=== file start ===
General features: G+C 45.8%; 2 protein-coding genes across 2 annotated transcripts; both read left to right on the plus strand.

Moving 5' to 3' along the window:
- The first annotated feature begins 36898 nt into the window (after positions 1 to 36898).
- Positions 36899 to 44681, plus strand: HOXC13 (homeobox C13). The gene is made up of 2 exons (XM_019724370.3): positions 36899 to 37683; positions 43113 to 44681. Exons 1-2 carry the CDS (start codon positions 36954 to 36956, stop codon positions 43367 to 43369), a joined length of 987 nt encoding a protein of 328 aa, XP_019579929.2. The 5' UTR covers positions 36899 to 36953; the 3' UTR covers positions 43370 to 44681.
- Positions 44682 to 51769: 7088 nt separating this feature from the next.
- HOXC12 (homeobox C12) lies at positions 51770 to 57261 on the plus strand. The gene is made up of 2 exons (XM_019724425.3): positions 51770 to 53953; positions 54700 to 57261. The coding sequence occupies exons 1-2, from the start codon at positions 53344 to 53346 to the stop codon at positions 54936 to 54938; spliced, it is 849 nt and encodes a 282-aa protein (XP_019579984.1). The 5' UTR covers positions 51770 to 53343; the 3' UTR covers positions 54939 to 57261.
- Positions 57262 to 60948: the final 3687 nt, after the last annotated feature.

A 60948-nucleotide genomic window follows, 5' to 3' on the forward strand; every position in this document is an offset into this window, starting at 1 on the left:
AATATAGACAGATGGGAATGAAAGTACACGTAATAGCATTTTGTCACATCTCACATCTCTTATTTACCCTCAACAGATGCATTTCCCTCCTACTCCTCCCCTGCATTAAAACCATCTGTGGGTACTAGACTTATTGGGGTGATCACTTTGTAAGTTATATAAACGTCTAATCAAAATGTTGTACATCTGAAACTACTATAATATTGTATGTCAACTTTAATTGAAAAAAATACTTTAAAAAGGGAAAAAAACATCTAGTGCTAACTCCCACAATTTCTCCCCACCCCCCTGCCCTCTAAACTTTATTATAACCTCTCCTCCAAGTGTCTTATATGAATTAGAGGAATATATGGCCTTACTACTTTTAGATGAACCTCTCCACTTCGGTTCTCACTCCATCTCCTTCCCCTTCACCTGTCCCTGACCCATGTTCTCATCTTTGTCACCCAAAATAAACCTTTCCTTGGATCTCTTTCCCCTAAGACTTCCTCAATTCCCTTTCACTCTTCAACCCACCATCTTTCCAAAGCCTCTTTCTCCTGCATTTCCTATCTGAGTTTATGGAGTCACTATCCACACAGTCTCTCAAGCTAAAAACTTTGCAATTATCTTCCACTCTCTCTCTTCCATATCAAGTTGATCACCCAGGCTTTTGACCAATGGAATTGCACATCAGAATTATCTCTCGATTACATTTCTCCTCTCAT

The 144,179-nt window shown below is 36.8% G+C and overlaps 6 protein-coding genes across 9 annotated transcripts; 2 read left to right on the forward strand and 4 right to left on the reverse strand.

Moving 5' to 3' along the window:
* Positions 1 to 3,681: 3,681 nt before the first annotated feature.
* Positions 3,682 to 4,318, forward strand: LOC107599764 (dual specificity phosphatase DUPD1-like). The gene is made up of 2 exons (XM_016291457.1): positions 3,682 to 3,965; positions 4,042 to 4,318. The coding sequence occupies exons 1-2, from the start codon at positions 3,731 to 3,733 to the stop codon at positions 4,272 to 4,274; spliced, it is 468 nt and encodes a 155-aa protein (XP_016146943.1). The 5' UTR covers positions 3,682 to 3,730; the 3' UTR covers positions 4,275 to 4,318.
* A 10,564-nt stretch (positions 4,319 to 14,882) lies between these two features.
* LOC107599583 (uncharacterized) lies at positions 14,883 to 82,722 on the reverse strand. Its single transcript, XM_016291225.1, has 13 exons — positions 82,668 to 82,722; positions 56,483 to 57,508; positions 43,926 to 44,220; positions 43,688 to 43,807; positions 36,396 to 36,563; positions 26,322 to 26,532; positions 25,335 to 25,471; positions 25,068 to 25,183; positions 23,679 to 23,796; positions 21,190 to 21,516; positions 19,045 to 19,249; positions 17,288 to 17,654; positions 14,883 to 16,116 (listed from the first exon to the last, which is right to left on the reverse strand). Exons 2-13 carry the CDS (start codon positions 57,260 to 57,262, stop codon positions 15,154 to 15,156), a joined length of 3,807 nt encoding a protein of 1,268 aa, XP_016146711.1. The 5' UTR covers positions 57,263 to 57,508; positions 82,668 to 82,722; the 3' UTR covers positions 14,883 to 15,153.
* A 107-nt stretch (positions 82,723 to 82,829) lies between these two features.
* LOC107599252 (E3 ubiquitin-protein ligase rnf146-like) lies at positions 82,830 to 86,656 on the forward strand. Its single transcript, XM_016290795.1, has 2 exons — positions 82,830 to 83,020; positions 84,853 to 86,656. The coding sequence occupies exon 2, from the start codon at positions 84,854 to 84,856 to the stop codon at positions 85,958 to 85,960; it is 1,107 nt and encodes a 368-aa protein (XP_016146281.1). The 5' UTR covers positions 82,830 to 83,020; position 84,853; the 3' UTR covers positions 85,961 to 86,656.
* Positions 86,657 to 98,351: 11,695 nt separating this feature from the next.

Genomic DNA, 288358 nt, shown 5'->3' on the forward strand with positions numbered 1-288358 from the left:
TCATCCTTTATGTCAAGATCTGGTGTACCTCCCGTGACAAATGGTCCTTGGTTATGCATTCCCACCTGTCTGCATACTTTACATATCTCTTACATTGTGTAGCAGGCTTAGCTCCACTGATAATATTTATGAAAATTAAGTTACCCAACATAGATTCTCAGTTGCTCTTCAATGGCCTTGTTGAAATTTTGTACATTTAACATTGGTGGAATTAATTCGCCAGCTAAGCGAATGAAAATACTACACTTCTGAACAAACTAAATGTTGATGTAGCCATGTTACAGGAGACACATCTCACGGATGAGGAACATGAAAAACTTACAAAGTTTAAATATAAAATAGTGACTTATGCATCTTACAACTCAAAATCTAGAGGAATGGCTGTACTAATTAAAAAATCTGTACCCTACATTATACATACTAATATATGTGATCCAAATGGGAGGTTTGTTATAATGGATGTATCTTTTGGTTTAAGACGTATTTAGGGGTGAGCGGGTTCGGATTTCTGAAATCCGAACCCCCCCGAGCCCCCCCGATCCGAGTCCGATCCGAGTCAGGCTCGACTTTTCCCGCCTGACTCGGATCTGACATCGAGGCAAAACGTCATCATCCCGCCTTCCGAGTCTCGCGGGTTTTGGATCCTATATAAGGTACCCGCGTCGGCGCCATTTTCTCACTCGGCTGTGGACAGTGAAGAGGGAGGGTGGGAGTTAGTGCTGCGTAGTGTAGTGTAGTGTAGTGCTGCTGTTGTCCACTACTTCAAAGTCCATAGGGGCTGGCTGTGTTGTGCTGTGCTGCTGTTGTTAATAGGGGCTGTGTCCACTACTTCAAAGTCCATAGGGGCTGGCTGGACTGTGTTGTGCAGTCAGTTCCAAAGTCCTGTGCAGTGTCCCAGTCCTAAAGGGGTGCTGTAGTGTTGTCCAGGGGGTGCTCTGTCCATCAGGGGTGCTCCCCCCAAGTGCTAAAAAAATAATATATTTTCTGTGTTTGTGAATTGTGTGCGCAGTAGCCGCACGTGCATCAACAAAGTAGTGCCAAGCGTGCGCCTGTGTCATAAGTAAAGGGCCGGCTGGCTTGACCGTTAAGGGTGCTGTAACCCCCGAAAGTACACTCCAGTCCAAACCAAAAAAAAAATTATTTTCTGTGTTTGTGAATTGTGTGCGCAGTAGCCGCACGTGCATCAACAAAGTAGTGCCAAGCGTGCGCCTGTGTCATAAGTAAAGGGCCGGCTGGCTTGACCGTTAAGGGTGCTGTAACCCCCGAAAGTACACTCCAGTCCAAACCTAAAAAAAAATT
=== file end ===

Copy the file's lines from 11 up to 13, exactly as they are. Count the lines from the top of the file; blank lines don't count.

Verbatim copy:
Moving 5' to 3' along the window:
* Positions 1 to 3,681: 3,681 nt before the first annotated feature.
* Positions 3,682 to 4,318, forward strand: LOC107599764 (dual specificity phosphatase DUPD1-like). The gene is made up of 2 exons (XM_016291457.1): positions 3,682 to 3,965; positions 4,042 to 4,318. The coding sequence occupies exons 1-2, from the start codon at positions 3,731 to 3,733 to the stop codon at positions 4,272 to 4,274; spliced, it is 468 nt and encodes a 155-aa protein (XP_016146943.1). The 5' UTR covers positions 3,682 to 3,730; the 3' UTR covers positions 4,275 to 4,318.